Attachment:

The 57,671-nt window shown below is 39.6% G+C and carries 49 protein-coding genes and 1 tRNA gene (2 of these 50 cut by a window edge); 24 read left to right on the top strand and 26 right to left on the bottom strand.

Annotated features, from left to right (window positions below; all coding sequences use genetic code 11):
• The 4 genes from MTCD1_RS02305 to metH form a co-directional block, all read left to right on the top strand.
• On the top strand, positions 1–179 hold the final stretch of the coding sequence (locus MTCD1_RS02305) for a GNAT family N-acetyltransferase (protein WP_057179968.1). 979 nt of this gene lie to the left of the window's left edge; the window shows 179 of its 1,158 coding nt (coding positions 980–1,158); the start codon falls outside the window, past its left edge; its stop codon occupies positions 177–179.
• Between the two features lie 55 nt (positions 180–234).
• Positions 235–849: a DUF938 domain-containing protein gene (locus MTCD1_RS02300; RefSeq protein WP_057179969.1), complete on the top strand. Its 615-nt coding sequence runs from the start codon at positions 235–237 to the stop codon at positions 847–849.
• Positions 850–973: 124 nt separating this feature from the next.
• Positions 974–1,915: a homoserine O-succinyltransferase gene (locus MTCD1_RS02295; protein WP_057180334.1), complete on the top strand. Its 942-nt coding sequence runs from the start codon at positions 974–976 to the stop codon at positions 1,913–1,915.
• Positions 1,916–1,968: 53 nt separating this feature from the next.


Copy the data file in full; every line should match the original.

The 57,671-nt window shown below is 39.6% G+C and carries 49 protein-coding genes and 1 tRNA gene (2 of these 50 cut by a window edge); 24 read left to right on the top strand and 26 right to left on the bottom strand.

Annotated features, from left to right (window positions below; all coding sequences use genetic code 11):
• The 4 genes from MTCD1_RS02305 to metH form a co-directional block, all read left to right on the top strand.
• On the top strand, positions 1–179 hold the final stretch of the coding sequence (locus MTCD1_RS02305) for a GNAT family N-acetyltransferase (protein WP_057179968.1). 979 nt of this gene lie to the left of the window's left edge; the window shows 179 of its 1,158 coding nt (coding positions 980–1,158); the start codon falls outside the window, past its left edge; its stop codon occupies positions 177–179.
• Between the two features lie 55 nt (positions 180–234).
• Positions 235–849: a DUF938 domain-containing protein gene (locus MTCD1_RS02300; RefSeq protein WP_057179969.1), complete on the top strand. Its 615-nt coding sequence runs from the start codon at positions 235–237 to the stop codon at positions 847–849.
• Positions 850–973: 124 nt separating this feature from the next.
• Positions 974–1,915: a homoserine O-succinyltransferase gene (locus MTCD1_RS02295; protein WP_057180334.1), complete on the top strand. Its 942-nt coding sequence runs from the start codon at positions 974–976 to the stop codon at positions 1,913–1,915.
• Positions 1,916–1,968: 53 nt separating this feature from the next.